Dispatch from China: Powered by Solar
Managing Editor George Judson traveled to China on a Gatekeeper Editors trip organized by the International Reporting Project, an independent journalism program based in Washington D.C.
Today's destination: the Beijing Hope Solar Power Co., about 25 miles southeast of the central city. Far enough out, there were rice paddies in the neighborhood.
China is first in the world in hydropower, first in solar, third in wind but with a bullet. As it turned out, Hope Solar is not why China leads in its category. But it offers a couple of lessons for U.S. manufacturers.
Our tour began with a quick walk-through of the factory. Quick, because there wasn't much to it. The photovoltaic silicon wafers are manufactured in another Hope Solar plant. In Beijing, they're inspected for flaws and assembled into panels. There's not a lot of machinery. It's people assembling stuff.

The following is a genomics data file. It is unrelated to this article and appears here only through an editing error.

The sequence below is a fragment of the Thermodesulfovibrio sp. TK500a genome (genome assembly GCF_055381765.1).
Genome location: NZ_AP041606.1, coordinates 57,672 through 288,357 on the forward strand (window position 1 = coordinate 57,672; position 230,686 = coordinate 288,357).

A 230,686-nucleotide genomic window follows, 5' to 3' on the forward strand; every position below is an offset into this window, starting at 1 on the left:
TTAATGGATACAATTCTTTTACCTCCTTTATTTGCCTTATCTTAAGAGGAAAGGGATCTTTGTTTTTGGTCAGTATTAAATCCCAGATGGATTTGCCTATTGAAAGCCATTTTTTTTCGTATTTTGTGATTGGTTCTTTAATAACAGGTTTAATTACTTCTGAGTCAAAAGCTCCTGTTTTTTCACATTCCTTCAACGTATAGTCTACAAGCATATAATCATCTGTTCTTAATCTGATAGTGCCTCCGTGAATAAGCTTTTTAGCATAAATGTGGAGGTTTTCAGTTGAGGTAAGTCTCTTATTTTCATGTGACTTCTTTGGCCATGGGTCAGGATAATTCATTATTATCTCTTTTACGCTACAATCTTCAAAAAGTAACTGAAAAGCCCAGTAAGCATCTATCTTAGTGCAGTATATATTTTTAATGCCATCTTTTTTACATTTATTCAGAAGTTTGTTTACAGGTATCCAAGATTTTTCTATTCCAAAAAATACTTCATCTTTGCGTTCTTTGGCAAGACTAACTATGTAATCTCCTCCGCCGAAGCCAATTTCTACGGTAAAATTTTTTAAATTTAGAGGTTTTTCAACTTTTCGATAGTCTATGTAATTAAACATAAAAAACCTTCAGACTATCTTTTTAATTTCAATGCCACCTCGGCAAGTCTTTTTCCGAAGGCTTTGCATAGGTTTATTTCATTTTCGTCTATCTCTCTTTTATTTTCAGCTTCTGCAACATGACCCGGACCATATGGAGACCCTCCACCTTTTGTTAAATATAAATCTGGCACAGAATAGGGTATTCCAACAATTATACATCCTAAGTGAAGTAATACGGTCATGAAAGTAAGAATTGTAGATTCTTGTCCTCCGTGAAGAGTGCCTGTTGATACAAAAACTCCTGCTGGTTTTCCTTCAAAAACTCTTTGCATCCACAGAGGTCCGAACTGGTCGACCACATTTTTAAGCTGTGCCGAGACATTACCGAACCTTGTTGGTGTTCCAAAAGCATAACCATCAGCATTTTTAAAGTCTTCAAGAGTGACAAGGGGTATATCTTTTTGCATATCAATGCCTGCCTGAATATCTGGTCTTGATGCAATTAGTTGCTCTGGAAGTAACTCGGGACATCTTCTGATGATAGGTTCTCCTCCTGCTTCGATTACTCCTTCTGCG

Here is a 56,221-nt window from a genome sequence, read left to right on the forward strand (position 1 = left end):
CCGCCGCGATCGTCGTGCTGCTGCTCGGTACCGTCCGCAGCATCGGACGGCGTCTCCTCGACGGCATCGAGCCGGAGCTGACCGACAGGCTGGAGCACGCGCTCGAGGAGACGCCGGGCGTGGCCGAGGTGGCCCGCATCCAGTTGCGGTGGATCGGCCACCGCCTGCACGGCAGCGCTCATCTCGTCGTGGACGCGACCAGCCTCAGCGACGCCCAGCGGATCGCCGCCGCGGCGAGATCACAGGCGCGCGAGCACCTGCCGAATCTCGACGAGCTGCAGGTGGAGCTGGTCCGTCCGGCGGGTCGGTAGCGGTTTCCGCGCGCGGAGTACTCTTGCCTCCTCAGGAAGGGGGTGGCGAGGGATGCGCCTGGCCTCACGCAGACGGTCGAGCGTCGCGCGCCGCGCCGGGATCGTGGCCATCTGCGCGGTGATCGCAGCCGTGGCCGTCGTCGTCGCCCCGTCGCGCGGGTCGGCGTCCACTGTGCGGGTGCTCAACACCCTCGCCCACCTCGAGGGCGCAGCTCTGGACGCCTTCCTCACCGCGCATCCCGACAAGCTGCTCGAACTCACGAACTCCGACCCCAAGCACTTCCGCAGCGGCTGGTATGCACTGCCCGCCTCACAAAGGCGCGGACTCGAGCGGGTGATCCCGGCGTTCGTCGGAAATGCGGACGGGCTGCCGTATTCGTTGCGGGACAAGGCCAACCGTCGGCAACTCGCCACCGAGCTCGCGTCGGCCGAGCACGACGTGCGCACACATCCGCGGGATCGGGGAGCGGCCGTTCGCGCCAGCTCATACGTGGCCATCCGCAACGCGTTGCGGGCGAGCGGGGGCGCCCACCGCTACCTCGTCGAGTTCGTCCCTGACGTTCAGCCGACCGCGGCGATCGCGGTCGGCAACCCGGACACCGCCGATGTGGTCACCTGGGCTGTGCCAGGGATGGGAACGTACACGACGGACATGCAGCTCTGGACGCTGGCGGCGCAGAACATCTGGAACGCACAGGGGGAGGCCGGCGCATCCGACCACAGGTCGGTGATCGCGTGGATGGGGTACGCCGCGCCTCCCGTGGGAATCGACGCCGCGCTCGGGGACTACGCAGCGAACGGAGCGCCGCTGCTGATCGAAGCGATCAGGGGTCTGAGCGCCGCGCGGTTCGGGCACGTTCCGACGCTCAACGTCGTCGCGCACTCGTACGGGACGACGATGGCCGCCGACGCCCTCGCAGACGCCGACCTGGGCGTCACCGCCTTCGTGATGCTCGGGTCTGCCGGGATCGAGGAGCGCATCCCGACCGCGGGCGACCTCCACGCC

In a conference room, a vice general manager, Sun Yan, briefed the editors who are on this tour organized by the International Reporting Project. Hope Solar grew its revenue to $77 million in 2007, then the big recession set in. Most of its exports go to Europe; it's waiting for Underwriters Laboratories approval in the U.S.
When Hope Solar talks about its R&D, Sun said, a lot of it is applied research: learning what customers want and figuring out how to provide it. Besides big solar panels, Hope makes solar streetlights, a solar flashlight, a solar briefcase and a solar backpack.
In other words, Hope isn't in the same league as Suntech Power in Shanghai, the world's leading solar-energy company. Suntech panels are lighting China's Pavilion at the Shanghai World Expo. Far from it. But Hope is hungry to grow.
Lesson #1: This isn't rocket science. It's assembly work, and it is not at all intimidating to see. American companies should be able to compete.
Lesson #2: Well, there is the pay. Sun said an inspector, for example, earns about 2,000 yuan a month, which works out to something like $3,500 a year. Most of the workers are migrants from rural areas and get a dorm room for free. Local workers who already have a home are paid a housing allowance.
That's not bad -- $3,500 is just below China's per capita income, and it's much higher than wages in rural provinces. Yet it's less than a fourth what a U.S. worker would get, earning just minimum wage. If we compared it to the U.S.'s per capita income... let's not.